How To: Marriage Separation Steps for Reconciliation

In our marriage counseling, couples or partners often come to us seeking support in dealing with an intense marital situation. When one or both partners are emotionally charged to the extent that they are fearful that either might say or do something that could cause an even greater rift in the relationship, they have asked our advice about the steps they should take for a trial marriage separation with the possibility of a reconciliation at some time in the future. The couple might be stressed because of a continuation of ongoing unresolved conflicts. In other instances, a spouse may be in excruciating emotional pain after learning of a mate’s unfaithfulness and may need time alone to sort out their feelings.

The decision for a temporary separation is always in the hands of the couple. While we may offer our support in helping them to explore all alternatives, if they should decide to separate, we offer the following steps for couples to consider:

The Decision To Separate Should Be Made Jointly

This is especially important if both partners are likely to seek reconciliation at some point in the future.

Agreement Must Be Made On The Length of the Separation

A specific time should be set for how long the partners will remain living separately. For example, the amount of time should be set in weekly/monthly increments of 1, 2, 3 weeks/months, etc. At any time, the couple can renegotiate the time of the separation by shortening or lengthening it.

Agreements Must Be Made About Managing Finances, Child Custody and Visitation, and No Dating During The Separation

During the period of marriage separation, even though partners are living alone, steps must be taken to maintain the marital home—especially if, at some point, the couples decide to reconcile. Partners must decide how, and by whom, each of their household expenses will be paid. They must also agree on how they, together, will explain the separation to their children and their agreements about spending visitation time with the separated parent. The couple must agree to a “No-Dating” agreement during the separation and if, and how, they might be sexual together. The No-Dating agreement is especially important in cases where a partner has been unfaithful.

We Recommend That Each Partner Get Individual Counseling and Couple’s Counseling During The Separation

We recommend individual counseling so that partners can get support in sorting out and assessing where they are in their lives and in the relationship. Often, partners are unaware of their role in the marital conflict and this should be explored. In other instances, especially in cases of infidelity, a partner may need time to deal with their feelings and make a decision about what they want to do. The individual counseling should also include couple’s counseling because it provides an opportunity for the partner’s to work together on their relationship issues and learn new ways to address their problems.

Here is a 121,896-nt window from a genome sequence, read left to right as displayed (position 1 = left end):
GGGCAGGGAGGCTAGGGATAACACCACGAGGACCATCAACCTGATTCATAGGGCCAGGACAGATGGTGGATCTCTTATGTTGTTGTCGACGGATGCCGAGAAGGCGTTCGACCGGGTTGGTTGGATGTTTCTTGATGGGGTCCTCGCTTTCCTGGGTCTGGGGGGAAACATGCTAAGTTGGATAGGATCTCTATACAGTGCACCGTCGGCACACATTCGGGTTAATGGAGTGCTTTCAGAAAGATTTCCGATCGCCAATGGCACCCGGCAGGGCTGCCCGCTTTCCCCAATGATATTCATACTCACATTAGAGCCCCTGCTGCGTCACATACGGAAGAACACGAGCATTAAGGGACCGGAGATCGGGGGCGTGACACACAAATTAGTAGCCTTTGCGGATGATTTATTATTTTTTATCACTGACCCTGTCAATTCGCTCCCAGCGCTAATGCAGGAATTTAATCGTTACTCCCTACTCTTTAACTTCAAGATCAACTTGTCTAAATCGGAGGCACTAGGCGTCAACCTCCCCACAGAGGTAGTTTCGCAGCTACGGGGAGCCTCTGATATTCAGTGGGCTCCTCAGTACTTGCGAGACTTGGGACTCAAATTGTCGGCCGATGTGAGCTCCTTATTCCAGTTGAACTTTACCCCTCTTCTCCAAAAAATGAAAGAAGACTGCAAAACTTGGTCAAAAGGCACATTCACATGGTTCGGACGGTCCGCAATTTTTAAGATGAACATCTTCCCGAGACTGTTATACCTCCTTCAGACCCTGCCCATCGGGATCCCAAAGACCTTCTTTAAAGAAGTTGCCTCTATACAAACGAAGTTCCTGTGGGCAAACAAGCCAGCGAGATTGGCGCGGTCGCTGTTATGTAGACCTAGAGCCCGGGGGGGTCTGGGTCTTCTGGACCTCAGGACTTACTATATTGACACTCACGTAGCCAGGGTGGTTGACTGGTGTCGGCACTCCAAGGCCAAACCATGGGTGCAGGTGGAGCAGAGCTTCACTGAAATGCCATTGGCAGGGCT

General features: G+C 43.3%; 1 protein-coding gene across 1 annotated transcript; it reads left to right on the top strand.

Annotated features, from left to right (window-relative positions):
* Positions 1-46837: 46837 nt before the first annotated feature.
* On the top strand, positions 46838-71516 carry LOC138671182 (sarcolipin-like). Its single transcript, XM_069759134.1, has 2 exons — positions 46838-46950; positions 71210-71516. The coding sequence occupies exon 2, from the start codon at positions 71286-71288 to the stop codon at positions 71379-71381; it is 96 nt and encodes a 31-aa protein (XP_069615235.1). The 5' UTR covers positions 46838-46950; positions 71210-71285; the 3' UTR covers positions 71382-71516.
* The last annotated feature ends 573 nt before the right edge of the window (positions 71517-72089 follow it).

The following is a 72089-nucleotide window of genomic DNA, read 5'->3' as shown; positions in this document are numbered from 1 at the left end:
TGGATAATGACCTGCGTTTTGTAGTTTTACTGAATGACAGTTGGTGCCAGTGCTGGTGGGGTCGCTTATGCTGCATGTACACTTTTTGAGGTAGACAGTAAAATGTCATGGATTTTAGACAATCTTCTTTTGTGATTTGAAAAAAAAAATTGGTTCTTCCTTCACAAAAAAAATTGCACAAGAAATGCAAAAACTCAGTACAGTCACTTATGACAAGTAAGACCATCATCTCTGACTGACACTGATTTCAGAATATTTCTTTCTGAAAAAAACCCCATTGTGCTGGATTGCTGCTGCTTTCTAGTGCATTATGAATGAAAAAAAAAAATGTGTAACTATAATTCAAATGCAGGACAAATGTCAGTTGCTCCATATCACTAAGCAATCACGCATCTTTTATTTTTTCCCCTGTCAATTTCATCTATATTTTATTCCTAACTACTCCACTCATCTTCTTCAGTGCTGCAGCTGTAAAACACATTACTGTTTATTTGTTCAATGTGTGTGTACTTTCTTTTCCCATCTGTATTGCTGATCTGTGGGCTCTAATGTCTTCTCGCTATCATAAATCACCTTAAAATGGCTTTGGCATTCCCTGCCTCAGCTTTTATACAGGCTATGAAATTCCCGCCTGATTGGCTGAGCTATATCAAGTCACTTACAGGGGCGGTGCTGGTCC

At The End Of The Separation, The Couple Makes A Decision To Reconcile or Divorce

The purpose of the trial separation was to give both partners the opportunity to make a joint decision about the future of the relationship. And most often, at some point, it is clear to one or both the direction they want to take in their lives. To go from a marriage separation to reconciliation requires some additional steps. Those we will present in our article on marriage reconciliation.

The good news is that many of the couples with whom we’ve worked have built stronger and better marriages after being apart for awhile. It doesn’t happen instantly or magically. It is the result of working through their emotional feelings, discovering their roles in the nightmare, and learning some new ways of relating.

 
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  • Erin Aisling Saoirse

    There are so many things wrong here. First, when one betrayed spouse has tried singlehandedly to save the marriage after infidelity, you probably WON’T have both spouses agree to separation. Eventually, in some marriages, a betrayed spouse has to force a crisis to bring a decision from the unfaithful spouse. The unfaithful spouse may continue to CLAIM that they love their mate and want to be married, but their actions don’t show that love. The betrayed spouse may have to say, “You chose to marry me x years ago and it’s time for you to make a choice again. If you choose to fight for our marriage, it will require effort and hard work. I’m willing to do that, but you need to decide if you are. You’re free. I’m not holding you here.” The betrayed spouse may NEED to leave for an UNDETERMINED amount of time in order to create a crisis of decision in the life of the unfaithful spouse. Yes, marriages CAN be healed even in the midst of separation, but your “rules” here just aren’t always helpful.